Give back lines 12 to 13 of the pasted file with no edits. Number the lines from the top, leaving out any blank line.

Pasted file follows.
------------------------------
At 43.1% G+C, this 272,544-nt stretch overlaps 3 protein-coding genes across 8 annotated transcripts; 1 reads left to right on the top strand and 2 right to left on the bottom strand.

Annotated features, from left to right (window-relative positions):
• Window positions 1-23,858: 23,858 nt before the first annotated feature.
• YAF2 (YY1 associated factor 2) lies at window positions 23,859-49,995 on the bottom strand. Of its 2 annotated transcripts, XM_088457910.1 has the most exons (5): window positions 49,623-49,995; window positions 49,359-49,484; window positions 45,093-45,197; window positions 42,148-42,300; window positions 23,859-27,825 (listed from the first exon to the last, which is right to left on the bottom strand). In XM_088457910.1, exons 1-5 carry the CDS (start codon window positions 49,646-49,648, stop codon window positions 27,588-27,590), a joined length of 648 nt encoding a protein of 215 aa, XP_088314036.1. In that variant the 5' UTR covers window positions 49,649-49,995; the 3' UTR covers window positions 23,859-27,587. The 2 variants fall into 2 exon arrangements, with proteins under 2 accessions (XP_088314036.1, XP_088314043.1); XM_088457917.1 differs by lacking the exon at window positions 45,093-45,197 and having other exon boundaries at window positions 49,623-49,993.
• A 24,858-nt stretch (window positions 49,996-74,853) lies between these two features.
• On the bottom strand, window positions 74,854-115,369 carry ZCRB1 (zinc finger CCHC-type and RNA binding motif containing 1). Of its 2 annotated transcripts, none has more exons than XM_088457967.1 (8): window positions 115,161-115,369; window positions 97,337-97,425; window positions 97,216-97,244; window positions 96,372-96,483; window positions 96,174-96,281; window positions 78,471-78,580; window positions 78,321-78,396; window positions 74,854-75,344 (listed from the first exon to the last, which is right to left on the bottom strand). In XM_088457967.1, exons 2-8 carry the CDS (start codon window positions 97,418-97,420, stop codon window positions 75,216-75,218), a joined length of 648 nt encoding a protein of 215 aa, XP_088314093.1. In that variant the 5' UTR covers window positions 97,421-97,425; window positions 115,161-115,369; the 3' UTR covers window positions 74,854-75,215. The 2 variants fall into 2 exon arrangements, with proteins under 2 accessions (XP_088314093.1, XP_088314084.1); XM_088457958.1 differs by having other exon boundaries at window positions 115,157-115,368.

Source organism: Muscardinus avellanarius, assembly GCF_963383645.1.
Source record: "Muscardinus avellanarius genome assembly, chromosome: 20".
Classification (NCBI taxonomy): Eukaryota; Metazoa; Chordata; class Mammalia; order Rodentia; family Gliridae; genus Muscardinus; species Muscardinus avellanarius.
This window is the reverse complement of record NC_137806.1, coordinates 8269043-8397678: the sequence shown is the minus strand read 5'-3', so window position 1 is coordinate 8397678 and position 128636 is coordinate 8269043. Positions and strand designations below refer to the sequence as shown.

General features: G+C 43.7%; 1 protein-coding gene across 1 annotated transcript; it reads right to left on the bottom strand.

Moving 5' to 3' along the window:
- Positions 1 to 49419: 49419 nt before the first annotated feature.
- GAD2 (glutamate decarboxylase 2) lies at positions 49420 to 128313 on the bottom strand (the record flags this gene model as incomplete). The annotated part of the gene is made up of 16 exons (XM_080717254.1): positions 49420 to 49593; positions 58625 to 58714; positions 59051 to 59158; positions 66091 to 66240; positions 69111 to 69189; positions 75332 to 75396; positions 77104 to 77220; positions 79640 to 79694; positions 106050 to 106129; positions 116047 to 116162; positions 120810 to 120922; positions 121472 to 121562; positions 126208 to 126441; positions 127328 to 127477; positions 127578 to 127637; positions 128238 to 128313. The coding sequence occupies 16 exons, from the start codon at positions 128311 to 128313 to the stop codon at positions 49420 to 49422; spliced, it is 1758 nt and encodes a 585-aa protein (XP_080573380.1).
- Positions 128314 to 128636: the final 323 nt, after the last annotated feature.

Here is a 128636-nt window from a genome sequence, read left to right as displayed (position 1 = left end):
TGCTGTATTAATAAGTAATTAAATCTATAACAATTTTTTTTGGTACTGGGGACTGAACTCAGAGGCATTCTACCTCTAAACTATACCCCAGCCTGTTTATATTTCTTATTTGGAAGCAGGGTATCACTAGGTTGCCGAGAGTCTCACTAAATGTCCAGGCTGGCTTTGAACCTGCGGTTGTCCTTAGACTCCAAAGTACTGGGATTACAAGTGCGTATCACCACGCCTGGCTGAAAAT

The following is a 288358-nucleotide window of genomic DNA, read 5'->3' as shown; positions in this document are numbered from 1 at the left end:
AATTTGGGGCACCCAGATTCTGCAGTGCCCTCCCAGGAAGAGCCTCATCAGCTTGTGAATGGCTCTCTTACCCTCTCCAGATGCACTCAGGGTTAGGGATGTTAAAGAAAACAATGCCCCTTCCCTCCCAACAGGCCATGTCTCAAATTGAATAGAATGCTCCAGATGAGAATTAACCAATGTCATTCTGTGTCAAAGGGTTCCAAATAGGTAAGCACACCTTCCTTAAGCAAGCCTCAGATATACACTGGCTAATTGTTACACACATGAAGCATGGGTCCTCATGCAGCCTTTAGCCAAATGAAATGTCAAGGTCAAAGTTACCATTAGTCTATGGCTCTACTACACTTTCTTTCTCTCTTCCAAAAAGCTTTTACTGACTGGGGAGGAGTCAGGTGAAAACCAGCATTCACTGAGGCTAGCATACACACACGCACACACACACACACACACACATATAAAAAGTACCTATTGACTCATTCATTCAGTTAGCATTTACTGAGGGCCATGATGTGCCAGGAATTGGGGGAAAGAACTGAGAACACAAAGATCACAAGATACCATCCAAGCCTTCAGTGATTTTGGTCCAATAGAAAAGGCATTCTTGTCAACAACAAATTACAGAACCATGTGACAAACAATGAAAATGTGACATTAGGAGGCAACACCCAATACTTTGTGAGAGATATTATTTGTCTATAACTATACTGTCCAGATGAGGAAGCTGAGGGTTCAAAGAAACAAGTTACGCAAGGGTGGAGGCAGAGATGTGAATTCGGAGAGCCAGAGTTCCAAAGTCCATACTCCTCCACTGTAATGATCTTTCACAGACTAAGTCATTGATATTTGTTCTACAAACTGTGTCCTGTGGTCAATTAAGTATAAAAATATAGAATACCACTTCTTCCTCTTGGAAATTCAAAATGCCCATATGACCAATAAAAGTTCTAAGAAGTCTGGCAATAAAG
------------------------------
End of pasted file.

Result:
Moving 5' to 3' along the window:
- Positions 1 to 49419: 49419 nt before the first annotated feature.